Consumer - KitKat Senses - only girls allowed

Campaign: KitKat Senses launch Client: Nestle UK PR team: Frank PR Timescale: February - September 2008 Budget: £100,000

 

Nestle had never hired a celebrity to promote its products in the past, so it was no surprise to the team at Frank PR that the company's marketing department needed some convincing of their strategy for the launch in late 2007 of KitKat Senses, a new KitKat bar aimed at women. The agency wanted to use UK girl band Girls Aloud to appeal to a female audience.

Objectives

- To launch KitKat Senses, a new KitKat bar aimed at women

- To create pre-launch hype and awareness followed by a campaign with longevity throughout the year

- To create a second burst of coverage six months later around September and October to promote the trial and encourage people to buy the product - people need time to get used to buying new products.

Strategy and plan

Frank PR's research had shown that much of the media young women consume are dominated by celebrity, and the team was convinced Girls Aloud would be the ideal celebrity endorsers.

The team signed Girls Aloud in January, and then ran the 'Tease' phase. This involved Frank targeting key chocolate-loving female bloggers within online communities, creating hype around the product before it hit the shelves.

Frank then 'leaked' the news of the deal with Girls Aloud to showbiz editors on national newspapers and key target women's publications. The product went on the shelf a few weeks later.

In the second 'Excite' phase the agency organised a national photocall with the group and allowed target publications to conduct solo interviews. National dailies, online news sites and major regional newspapers all picked up the shots the following day.

Frank also arranged a series of monthly advertorials with Cosmopolitan magazine and announced KitKat Senses' sponsorship of the sold-out Girls Aloud tour.

For the final phase, 'Attract and Involve', Frank commissioned Girls Aloud to design their own limited edition T-shirts as part of an on-pack promotion for September 2008. Sales raised money for The Make A Wish Foundation, a charity that grants 'wishes' for children with life-threatening illnesses.

Only 165 T-shirts per day were up for grabs, which mirrors the number of calories in a KitKat Senses.

Measurement and evaluation

Among the many headlines the campaign generated was the Daily Mirror's 'Gift-wrapped Kitty Kats', the Daily Express with 'Sarah and Nicola promote KitKat Senses' and The Sun with 'Girls Aloud to get £1 million payday, courtesy of KitKat'.

During the filming of the advert, Frank released branded stills to all women's targeted magazines to keep the momentum going.

This PR campaign resulted in 26 branded pieces of national coverage in phase one, and a further 94 individual items of coverage following the photocall and interviews. Heat magazine ran a five-page spread. Frank estimates the PR value of this coverage was in excess of £2.3m.

Results

This has translated to impressive sales figures for Nestle. The annual target was for ten per cent of households to trial KitKat Senses within a year of its launch. After only six weeks 8.5 per cent had already done so.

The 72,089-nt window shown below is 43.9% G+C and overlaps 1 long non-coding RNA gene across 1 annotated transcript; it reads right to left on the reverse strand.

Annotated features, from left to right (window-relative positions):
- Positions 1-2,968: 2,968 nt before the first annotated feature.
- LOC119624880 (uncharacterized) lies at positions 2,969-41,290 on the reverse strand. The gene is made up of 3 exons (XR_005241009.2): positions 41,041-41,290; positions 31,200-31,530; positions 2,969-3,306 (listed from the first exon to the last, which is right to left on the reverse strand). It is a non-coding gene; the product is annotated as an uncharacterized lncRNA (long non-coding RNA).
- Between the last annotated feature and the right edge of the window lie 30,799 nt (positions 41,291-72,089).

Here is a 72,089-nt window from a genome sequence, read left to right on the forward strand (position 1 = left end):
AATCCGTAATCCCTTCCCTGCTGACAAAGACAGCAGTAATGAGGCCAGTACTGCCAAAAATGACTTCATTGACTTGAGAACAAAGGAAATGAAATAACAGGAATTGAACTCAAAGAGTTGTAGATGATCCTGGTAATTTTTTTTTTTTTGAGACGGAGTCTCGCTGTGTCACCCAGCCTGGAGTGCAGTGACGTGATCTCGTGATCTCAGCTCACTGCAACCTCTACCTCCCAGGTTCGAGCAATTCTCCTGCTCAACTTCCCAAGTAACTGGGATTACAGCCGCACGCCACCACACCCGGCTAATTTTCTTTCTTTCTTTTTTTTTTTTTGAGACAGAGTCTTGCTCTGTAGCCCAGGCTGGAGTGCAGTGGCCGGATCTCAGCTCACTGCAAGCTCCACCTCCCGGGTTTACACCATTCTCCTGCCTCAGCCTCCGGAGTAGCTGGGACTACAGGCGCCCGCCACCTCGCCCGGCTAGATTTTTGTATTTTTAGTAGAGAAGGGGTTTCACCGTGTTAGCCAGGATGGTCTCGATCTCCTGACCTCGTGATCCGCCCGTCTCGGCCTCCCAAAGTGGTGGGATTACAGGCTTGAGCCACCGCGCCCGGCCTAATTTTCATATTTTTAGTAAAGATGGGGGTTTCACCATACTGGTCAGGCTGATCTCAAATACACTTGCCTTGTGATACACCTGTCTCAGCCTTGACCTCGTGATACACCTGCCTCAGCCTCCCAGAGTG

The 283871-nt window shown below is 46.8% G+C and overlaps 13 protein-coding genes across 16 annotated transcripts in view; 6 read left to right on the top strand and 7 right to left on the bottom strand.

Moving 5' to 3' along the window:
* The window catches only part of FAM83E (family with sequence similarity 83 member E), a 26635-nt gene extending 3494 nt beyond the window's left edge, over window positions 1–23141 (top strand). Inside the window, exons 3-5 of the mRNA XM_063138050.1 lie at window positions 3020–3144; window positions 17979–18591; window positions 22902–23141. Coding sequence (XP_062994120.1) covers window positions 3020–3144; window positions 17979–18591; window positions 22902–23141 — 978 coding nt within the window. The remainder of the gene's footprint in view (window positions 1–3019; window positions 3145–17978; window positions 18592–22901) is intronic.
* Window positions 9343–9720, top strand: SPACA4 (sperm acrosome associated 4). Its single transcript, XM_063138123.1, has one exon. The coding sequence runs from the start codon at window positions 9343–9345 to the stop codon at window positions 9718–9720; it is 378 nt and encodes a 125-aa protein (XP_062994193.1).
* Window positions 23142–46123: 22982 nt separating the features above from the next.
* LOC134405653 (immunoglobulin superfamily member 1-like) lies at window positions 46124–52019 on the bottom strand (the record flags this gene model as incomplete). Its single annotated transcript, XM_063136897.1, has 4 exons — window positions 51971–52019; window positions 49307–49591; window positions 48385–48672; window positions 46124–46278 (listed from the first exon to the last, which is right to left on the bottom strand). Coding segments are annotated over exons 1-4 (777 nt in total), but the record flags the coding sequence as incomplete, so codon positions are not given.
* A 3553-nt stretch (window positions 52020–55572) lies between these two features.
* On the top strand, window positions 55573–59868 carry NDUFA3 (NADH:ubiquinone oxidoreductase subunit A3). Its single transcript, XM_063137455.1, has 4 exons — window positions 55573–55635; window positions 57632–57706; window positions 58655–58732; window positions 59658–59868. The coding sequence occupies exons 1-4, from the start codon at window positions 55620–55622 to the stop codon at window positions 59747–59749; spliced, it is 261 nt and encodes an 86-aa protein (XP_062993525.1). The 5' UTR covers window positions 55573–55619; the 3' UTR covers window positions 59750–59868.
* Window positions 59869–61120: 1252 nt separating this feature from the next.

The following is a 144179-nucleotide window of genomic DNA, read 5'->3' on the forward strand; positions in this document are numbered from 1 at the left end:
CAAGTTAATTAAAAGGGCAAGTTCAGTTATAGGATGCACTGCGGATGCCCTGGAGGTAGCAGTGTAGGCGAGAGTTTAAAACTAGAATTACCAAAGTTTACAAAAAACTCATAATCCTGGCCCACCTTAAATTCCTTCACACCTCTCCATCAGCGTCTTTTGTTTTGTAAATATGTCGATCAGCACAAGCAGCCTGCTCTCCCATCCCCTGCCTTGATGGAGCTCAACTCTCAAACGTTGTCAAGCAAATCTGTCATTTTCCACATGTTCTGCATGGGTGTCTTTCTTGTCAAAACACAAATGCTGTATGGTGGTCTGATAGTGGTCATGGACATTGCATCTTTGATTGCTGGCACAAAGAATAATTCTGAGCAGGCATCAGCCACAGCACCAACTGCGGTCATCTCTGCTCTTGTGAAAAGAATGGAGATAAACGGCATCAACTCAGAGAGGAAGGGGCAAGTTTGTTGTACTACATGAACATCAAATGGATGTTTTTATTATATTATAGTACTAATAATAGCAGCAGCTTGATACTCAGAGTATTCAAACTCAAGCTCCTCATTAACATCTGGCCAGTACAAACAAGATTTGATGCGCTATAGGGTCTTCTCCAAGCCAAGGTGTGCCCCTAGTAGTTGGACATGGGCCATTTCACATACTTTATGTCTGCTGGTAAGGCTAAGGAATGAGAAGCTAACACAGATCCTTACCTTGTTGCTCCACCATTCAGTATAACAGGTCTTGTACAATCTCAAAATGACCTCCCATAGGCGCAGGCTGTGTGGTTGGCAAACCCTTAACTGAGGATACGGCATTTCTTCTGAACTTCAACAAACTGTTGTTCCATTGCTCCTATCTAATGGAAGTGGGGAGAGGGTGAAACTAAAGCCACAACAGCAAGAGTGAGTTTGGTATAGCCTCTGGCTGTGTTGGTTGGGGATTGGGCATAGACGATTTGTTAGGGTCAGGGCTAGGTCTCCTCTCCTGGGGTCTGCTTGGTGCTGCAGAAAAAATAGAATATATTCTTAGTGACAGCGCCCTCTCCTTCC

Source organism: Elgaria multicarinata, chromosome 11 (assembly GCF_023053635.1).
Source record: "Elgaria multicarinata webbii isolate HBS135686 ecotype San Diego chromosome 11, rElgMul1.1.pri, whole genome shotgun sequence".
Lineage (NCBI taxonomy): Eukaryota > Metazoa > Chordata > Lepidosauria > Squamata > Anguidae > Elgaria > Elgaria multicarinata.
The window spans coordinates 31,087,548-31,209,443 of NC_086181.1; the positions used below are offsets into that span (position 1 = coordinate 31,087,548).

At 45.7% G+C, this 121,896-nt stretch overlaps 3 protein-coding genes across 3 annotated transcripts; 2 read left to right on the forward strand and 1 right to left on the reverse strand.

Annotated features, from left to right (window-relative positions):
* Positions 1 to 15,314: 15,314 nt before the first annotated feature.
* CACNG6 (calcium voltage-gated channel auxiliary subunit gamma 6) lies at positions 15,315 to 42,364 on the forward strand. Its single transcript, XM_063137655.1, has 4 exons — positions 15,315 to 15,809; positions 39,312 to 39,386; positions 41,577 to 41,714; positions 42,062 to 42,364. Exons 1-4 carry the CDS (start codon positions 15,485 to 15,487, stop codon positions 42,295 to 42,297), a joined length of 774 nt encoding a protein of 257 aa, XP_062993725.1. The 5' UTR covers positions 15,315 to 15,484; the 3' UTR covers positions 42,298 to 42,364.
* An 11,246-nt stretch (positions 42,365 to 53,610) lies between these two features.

So far, Nestle has sold 37 million bars, a staggering 180 bars per minute.

Furthermore, more than 250,000 fans sampled the new product during the Girls Aloud tour.

The idea also formed the basis of a TV and print ad campaign, in-store activity, tour sponsorship with product sampling and an on-pack promotion.

PR led the whole marketing campaign - a first for Nestle and for the confectionery industry.

 

SECOND OPINION

Bill McIntyre Director, iris PR

There is no doubt clients are increasingly buying into more integrated campaigns that deliver a cohesive message through all channels - something that is only on the rise in the current climate - and the most impressive part of the KitKat Senses launch was that the Frank team led the marketing mix with their Girls Aloud idea.

Choosing celebrities to work within a campaign is always a tricky task and fraught with risk in a world of tight contracts. The choice of Girls Aloud was clearly a strong brand fit that would resonate with the target audience as well as having strong media appeal. That appeal is evident in the results Frank delivered - however, a little digging on the web showed the issues associated with celebrity use. There were images of the girls looking bored on the shoot and Sarah Harding told the Daily Mirror she felt sick afterwards.

But overall Frank put together a well-thought-through campaign split out to maximise the use of Girls Aloud with activity bursts planned to fit key times. The print coverage speaks for itself with impressive numbers in terms of national hits. A shame they could not extend the activity into broadcast media as the campaign feels like it is missing a trick without radio and TV coverage. It would also be interesting to find out if Frank did anything further with its female bloggers after the tease phase - no-one likes to be left just teased.

Having said that, the results have clearly delivered for KitKat Senses, so a professional job well done.

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